Nature it its many forms_ECHO

Credit: Early Childhood Health Outdoors

5. Repurposing Closed Areas

If playground equipment use is not allowed during COVID-19, parts of the setting may be used while still following the rules. Repurpose settings with movable features and large use-zones, like swings, for other activities. (Don't forget to tie up swing seats out of children's reach!) Drape climbing structures with textiles to convert them into ground-level playhouses with a lower density of use and reduced high-touch surfaces. If sand play is restricted, place a safe, stable platform above the sand to create a surface for play with natural objects.

8. Curtain divider DSC05319 NLI

Credit: Natural Learning Initiative


6. For Centers where Licensed Space is Tight

Think beyond your licensed area. Woodlands, adjacent fields and even parking lots can be enclosed and repurposed temporarily. Walking field trips to nearby parks could become an engaging weekly activity (with parental consent).

11. Into the woods DSC04204 NLI

Credit: Natural Learning Initiative
Innovative play and learning programming can help providers engage children in new outdoor settings for longer periods of time. Overall, these are a few of the many ways that child care providers can use outdoor play spaces and realize their full potential! As we head into the winter months, continue to adapt these strategies to bring new and engaging opportunities.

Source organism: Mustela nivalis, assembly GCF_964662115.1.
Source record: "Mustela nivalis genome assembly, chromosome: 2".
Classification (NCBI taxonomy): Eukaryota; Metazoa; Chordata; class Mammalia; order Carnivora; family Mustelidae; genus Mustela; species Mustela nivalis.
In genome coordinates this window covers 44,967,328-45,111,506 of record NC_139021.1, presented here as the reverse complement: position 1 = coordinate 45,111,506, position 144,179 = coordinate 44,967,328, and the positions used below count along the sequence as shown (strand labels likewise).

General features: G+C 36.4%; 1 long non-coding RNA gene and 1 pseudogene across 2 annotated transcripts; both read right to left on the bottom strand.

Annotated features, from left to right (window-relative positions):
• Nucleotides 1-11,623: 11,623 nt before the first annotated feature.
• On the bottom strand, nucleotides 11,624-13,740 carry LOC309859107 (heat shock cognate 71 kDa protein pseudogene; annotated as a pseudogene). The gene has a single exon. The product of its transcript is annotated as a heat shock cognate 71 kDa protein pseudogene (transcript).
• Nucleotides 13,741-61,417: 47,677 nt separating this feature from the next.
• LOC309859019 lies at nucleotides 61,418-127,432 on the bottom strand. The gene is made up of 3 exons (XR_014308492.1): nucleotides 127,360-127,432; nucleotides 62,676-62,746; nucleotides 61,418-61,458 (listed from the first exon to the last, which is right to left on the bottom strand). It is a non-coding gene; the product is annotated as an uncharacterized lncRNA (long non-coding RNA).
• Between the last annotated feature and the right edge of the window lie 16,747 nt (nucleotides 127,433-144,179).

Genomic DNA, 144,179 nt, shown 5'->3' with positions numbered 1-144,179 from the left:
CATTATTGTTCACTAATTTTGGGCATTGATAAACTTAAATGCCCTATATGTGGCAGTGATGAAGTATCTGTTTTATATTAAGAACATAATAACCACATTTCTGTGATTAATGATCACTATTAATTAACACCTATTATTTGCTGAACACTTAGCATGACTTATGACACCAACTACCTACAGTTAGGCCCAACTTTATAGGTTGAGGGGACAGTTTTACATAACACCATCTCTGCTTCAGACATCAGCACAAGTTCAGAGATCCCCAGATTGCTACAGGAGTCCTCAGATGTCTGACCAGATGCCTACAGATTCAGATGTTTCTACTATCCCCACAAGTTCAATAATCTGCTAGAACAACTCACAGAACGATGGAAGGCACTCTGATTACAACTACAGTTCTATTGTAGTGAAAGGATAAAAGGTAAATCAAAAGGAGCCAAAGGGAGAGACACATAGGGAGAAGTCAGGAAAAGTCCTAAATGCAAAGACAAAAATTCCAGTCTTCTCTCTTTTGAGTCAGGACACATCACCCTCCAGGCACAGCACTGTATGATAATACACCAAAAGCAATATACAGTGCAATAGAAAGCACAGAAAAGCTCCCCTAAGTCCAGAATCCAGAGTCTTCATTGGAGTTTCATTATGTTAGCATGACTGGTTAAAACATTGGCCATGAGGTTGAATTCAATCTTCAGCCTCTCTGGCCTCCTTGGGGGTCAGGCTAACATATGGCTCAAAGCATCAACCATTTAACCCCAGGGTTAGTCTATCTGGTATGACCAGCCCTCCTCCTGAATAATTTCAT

Want more ideas? Early Childhood Health Outdoors provides online professional development support such as how-to guides, webinars, trainings and networks of practitioners. For more resources and to learn more about ECHO, visit nwf.org/ECHO.


Liz Houston, Early Childhood Health Outdoors (ECHO) Partnerships Manager, National Wildlife Federation

Liz Houston 2

Liz Houston has three decades of experience in management, strategic planning, resource development, communication and community engagement. She currently helps facilitate local and statewide partnerships to help scale the ECHO program nationally. ECHO enhances nature play and learning wherever young children spend their time, with the vision that every young child experiences nature daily for the health of our kids, communities and planet. Previously, Liz managed the statewide advocacy network for the Colorado Children’s Campaign, and was a fundraiser at the Denver Art Museum, the National Sports Center for the Disabled and Colorado School of Mines. Most recently, Liz served as Executive Director of Colorado’s Early Childhood Council Leadership Alliance.



This post is brought to you by CCAoA's Emergency Child Care & Technical Assistance Center™.  Learn more and request technical assistance.

Topics: Professional Development, Best Practices, Health & Safety, Coronavirus